The Use Health Care Technology - Essay Example

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The paper “The Use Health Care Technology” provides an example of this technology in use, which is the VeriChip. It is intended to serve as a device for identification, efficiently with a type of wireless barcode for people. Its size is of a grain of rice…
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The Use Health Care Technology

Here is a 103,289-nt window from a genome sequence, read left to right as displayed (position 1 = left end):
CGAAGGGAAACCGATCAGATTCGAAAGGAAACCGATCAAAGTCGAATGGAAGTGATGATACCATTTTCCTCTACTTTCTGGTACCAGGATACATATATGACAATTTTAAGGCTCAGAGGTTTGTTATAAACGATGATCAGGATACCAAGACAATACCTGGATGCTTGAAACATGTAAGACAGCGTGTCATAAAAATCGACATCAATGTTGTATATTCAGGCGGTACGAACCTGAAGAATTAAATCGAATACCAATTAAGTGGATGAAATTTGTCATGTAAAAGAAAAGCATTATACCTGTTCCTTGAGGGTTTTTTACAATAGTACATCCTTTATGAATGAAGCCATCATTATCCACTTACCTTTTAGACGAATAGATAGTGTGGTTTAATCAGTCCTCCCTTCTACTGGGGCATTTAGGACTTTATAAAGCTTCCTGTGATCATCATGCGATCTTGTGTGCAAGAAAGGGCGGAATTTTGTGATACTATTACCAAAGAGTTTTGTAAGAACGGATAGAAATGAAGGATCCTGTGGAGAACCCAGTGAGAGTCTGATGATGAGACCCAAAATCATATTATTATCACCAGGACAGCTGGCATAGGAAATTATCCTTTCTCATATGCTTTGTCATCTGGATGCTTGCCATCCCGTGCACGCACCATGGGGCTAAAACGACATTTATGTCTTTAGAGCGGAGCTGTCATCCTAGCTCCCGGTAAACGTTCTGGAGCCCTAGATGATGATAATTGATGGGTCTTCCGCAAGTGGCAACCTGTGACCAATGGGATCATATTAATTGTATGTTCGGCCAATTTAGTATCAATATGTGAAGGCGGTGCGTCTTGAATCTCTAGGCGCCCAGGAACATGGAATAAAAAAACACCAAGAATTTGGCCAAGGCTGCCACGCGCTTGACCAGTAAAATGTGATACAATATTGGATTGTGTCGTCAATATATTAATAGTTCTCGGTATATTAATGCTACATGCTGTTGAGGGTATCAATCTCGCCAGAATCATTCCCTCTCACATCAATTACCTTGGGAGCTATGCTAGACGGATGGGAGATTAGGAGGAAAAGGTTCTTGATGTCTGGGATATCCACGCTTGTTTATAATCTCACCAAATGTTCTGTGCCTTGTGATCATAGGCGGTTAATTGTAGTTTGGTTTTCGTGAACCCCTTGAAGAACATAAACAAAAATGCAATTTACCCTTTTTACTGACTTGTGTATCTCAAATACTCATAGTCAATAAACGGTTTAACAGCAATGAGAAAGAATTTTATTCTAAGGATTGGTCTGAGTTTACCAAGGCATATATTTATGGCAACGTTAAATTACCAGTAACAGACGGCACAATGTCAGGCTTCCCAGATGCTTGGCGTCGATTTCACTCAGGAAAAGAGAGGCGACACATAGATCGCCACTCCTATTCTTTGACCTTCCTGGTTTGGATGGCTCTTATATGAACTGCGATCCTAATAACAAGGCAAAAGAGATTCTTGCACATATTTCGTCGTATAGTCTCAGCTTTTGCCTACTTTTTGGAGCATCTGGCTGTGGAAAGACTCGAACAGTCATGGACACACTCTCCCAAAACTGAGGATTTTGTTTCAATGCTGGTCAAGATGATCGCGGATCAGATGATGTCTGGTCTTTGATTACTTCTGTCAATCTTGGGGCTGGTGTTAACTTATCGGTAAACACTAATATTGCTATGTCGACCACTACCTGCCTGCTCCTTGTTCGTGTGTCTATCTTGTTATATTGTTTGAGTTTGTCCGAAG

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The use health care technology Introduction Healthcare technology is an innovation that intersects Healthcare and Technology. This is done by use ofRFID tags. These RFID tags are miniscule microchips half the size of a grain of sand. Their operation is based on listening for a radio query and responding by transmitting a unique ID code. Most of these tags have no batteries. They make use the power from the original radio signal in transmitting their response (Jerry, 2007). . An example of this technology in use is the verichip. It is intended to serve as a device for identification, efficiently a type of wireless barcode for people. Its size is of a grain of rice. It is surgically implanted beneath the skin of its carrier, at the back of the arm. It communicates a unique serial number when cross-examined by a nearby reading device. This serial number is then referenced in the electronic health record (EHR) to identify its bearer (Jack, 2006). VeriChip Corporation, who is the manufacturer of the chip, affirms that the VeriChip cannot be stolen, lost, counterfeited or misplaced. It goes further to advocate a variety of functions for the device. In settings of health care, the chip can help recognize a Joseph Doe or John Doe. This is in a case a patient is incapacitated or disoriented and the identity is hard to ascertain. In private facilities, the VeriChip enhances physical admission control, as it permits computerized identification of persons and trailing their whereabouts in buildings (Jerry, 2007). Use of implanted chips has some advantages. The first one is noise reduction of patient data. When having data from so many sources, it is difficult to tell what is real and what is not.  This essentially gives EMR information an upper hand. Secondly RFID tags do not need line of sight for reading. The RFID reader can interpret the tags of sleeping patients in intensive care units without making changes to their bodies. Another advantage is real time analytics. Caregivers and physicians, in most cases, do not have the time interpret the patient data. This is because of the need to make quick decisions. The EMRs assembles data in a short time (Computerworld, Mar 15, 2004). Another advantage of use of implanted chips is that it helps incase a patient that is unconscious or confused is admitted. The patient will be scanned and his medical history can be retrieved (Jack, 2006). Another use of implanted chips is that it allows differential payments for clinical results, rather than just care volume. This comprises payment based on worth and for keeping patients away from the hospitals. Lastly, these chips promote comparative efficacy of treatments. This is evident when using actual data since time is minimal to do clinical trials on every option. But, when handling huge data sets, use of empirical trials to compare treatments head to head, practically on a constant basis is paramount, after organizing data (Jerry, 2007). On the other hand, implanted chips, like any gadget inserted into the human body, may prompt an adverse tissue reaction. This may in infection which may migrate from the first site of insertion. Another objection to the use of these chips is based on religion. Some religious individuals consider RFID the mark of the beast. They go further to say it’s a sure sign of the last days before the judgment day. The chips also pose a threat to privacy. This is because they can be tracked by the GPS system. There is also a possibility of incompatibility with magnetic resonance imaging (MRI). This may have adverse effects on the bearer of the chip. Lastly, humanity will be exposed to a new world order that will infringe human rights, deny them freedom and render them slaves (Computerworld, Mar 15, 2004). Conclusion The future dream of many linked health systems is the capacity to connect the electronic medical record system to a personal health record. This will create a shared record. The shared record will include elements of rough permissions at the data type level as well as the ability for patient generated content to be tagged. The provider will then be allowed to maintain clinical integrity of information. According to researchers, a range of techniques can be used to protect the privacy of RFID-tag bearers. This is to be achieved by involving tags emitting identifiers that change frequently in a clandestine, cryptographically determined way. This will make the outputs of the tags unpredictable and unlikable. This kind of arrangement gives implanted chips an upper hand in medical care, a technology worth embracing (Computerworld, Mar 15, 2004). References Computerworld, Mar 15, 2004:Vol. 38, No. 11: IDG Enterprise. Jack W.P, (2006). Plunkett's Wireless, WI-Fi, RFID and Cellular Industry Almanac 2007 (E-Book): Wireless, Wi-Fi, RFID and Cellular Industry Market Research, Statistics, Trends and Leading Companies: Plunkett Research, Ltd. Jerry B., (2007). RFID applied: John Wiley and Sons. Read More
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